Update: Hours after this story was published, the province announced sweeping new measures aimed at bending the COVID-19 curve. Mayor Don Iveson said the City of Edmonton will pause the development of its pandemic restrictions bylaw as the Alberta government’s orders “remain the fairest and most effective tools to tackle COVID-19.”
Edmonton Mayor Don Iveson called a special city council meeting Tuesday morning, where councillors and health officials discussed potential measures the city could take to slow the spread of COVID-19, amid rising growth in the city and across the province.
Interim city manager Adam Laughlin presented what he called “grim COVID-19 data for the Edmonton region,” that is “alarming and unacceptable.”
“The spread of the virus has not let up,” Laughlin said. “The data trends are alarming.”
Alberta recorded 1,735 new cases of COVID-19 on Monday, pushing the province’s active case count over 20,000 to 20,067. Of those, 9,190 active cases are in the Edmonton zone. The city of Edmonton proper has an active case rate of 727.8 per 100,000 population.
Despite additional restrictions aimed at slowing the spread of the virus that went into place nearly two weeks ago in Alberta, the province’s chief medical officer of health said Monday “they were not sufficient to bend the curve enough.”
Dr. Deena Hinshaw said Monday she and her team were preparing a package of recommendations to bring forward to cabinet for consideration on new restrictions.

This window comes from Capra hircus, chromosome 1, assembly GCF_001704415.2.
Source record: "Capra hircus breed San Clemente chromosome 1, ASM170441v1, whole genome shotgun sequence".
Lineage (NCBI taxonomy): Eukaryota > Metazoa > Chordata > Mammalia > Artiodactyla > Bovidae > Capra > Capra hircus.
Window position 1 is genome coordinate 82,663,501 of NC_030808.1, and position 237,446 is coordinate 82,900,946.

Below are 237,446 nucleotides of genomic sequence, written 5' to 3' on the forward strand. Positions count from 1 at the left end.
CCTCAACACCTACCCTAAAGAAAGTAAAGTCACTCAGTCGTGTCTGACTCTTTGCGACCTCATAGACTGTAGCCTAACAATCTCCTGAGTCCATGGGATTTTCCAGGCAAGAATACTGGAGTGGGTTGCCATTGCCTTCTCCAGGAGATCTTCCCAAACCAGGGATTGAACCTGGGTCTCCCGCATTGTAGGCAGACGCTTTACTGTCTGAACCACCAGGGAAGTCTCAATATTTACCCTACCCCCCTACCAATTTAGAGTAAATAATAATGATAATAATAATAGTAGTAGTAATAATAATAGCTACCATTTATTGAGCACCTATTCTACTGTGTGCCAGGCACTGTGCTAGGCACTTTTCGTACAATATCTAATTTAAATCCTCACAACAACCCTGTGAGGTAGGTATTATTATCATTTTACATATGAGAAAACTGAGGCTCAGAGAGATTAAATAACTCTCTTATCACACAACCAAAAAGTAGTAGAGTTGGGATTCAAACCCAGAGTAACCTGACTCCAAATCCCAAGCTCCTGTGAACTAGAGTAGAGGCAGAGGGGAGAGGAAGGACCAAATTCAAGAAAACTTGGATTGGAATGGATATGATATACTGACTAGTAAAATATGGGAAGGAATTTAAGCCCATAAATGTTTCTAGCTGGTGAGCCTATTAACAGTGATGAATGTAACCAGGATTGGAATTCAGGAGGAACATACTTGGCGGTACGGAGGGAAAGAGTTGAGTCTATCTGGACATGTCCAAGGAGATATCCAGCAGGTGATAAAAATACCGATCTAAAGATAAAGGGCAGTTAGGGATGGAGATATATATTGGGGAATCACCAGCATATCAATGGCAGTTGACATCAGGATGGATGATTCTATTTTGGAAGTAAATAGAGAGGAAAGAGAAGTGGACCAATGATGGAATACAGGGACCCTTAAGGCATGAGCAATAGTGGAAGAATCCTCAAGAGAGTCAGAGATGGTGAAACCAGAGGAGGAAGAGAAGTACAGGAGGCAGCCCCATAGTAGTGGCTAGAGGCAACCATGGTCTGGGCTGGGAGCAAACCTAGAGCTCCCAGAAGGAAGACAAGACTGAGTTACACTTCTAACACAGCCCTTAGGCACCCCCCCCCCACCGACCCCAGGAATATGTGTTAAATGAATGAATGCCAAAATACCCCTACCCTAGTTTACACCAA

Premier Jason Kenney is expected to speak alongside Dr. Deena Hinshaw and other provincial officials Tuesday afternoon.
Iveson said he called the special council meeting in order to discuss what the city might be able to do with bylaws or under the Municipal Government Act, should the province not move to bring in stronger restrictions.
Laughlin said administration is not recommending a local state of emergency at this time. However, he said they are currently working on writing a “pandemic restrictions bylaw,” which would recommend a closure of bars, pubs and restaurants to in-person dining. Takeout and curbside pickup could continue, Laughlin said.
The bylaw would recommend closing casinos and indoor entertainment, recreation, sport and fitness facilities, which would include city recreation centres. The bylaw would also recommend further capacity limits to places of worship.
“We believe that if steps aren’t taken, we need to take these steps,” Laughlin said.
The bylaw could be passed as early as Thursday, if needed.
Iveson said he remains hopeful the province will bring in additional measures, but council will meet again on Thursday afternoon to discuss the city’s proposed pandemic restrictions bylaw.
A motion was passed unanimously Tuesday that states the mayor will now write to fellow municipal leaders in the Edmonton Metro Region to inform them of Edmonton’s proposed bylaw and request for a regional approach as much as possible.
Iveson will also work with the City of Calgary to write to the provincial government, requesting authority to address rising COVID-cases in the two cities, while enabling businesses to be entitled to the federal supports that are available.